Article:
Can't stop my Horse - Page 5 - The Horse Forum
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post #41 of 44 Old 08-28-2009, 07:13 AM
Join Date: Jul 2009
Location: ontario, canada
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Originally Posted by kevinshorses View Post
I think I'm going to call BS on you. First, I find it hard to belive that you have been riding like you do for 51 years and never had a horse run off with you. Second, just because you are stupid enough to risk your life on horses like you describe doesn't mean that everyone can or should. Third, I think everyone will agree that the guy that shouts the loudest about how great he is is usually a fraud. If you had really been handling horses as long as you say you would recognise that there are better and easier ways than those you are touting.
In the late 50's early 60"s I was raised by two sets of parents. My uncle and aunt on a beautiful farm and my parents in town with a large apple orchard beside the house. The farm was 13 or 14 miles away. I spent the weekends and all summer on the farm but still spent 3 nights a week at home. I didn't have a car, was too young but what I did have was a gorgous big long legged runner. I made the trips back and forth on him. Come Saturday night, roller skating night I didn't spare the horsepower getting home, shower and go skating. Monday morning it was back on him and to the farm. I came home in the middle of the week again to roller skate. I would pick a run right out the laneway and hold it until I got home.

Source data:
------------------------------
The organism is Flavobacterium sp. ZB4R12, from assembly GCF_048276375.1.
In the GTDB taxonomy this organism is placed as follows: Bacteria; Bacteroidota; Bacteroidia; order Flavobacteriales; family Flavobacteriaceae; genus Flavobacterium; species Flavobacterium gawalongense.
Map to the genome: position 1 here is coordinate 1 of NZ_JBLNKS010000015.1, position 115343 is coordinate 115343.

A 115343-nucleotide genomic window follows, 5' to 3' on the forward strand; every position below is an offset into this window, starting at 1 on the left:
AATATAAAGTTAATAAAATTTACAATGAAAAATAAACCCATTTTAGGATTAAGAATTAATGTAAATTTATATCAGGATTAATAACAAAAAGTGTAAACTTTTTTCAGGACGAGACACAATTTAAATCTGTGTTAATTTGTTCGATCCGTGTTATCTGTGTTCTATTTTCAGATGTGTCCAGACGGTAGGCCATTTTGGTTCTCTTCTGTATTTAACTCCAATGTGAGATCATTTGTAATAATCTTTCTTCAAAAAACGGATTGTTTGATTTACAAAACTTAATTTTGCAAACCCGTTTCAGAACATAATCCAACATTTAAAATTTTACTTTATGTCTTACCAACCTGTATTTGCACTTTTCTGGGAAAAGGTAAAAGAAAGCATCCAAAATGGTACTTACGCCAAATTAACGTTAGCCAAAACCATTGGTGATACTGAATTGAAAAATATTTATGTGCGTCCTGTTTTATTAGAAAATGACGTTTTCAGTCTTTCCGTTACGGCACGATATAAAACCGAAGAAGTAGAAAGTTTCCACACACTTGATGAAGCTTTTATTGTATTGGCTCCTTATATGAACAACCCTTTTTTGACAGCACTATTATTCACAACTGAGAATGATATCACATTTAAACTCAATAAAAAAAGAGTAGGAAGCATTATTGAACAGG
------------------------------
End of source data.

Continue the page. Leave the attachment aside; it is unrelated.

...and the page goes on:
In the 80's 50 miles a weekend was a normal run for the boys.

Yes I do risk my life on horses at times and will ride most problems, did it regularly on Sunday mornings for a local rental place or anyone else who had a problem. Sorry if that offends you.

As for bragging? HOw do you know I am not some 13 year old kid just hidding behind a name??? One girl on another forum was one of the resident experts with over 4000 posts and one day she posted on her 100 foot ride down a road?? How does one let the forum know they have experience and are not some novice just giving out advice with no experience??
I wish everyone would tell their qualifications and then we would know who is qualified or not.
I will not tip toe around a problem. I will meet it head on. If a horse wants to buck then so be it. I don't break easily, I heal quickly and will give the horse his chance.
Sorry if that offends you.

Taken in about 1960

Last edited by RiosDad; 08-28-2009 at 07:17 AM.
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post #42 of 44 Old 08-28-2009, 08:23 AM
Join Date: Aug 2009
Location: Scotland
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Going back to the OP (and ignoring the row here)....

First of all, don't get mad. Easier said than done. I appreciate that horses do things that can make us absolutely livid but in this situation you have to try to maintain calm and equanimity. If you get angry it upsets them more.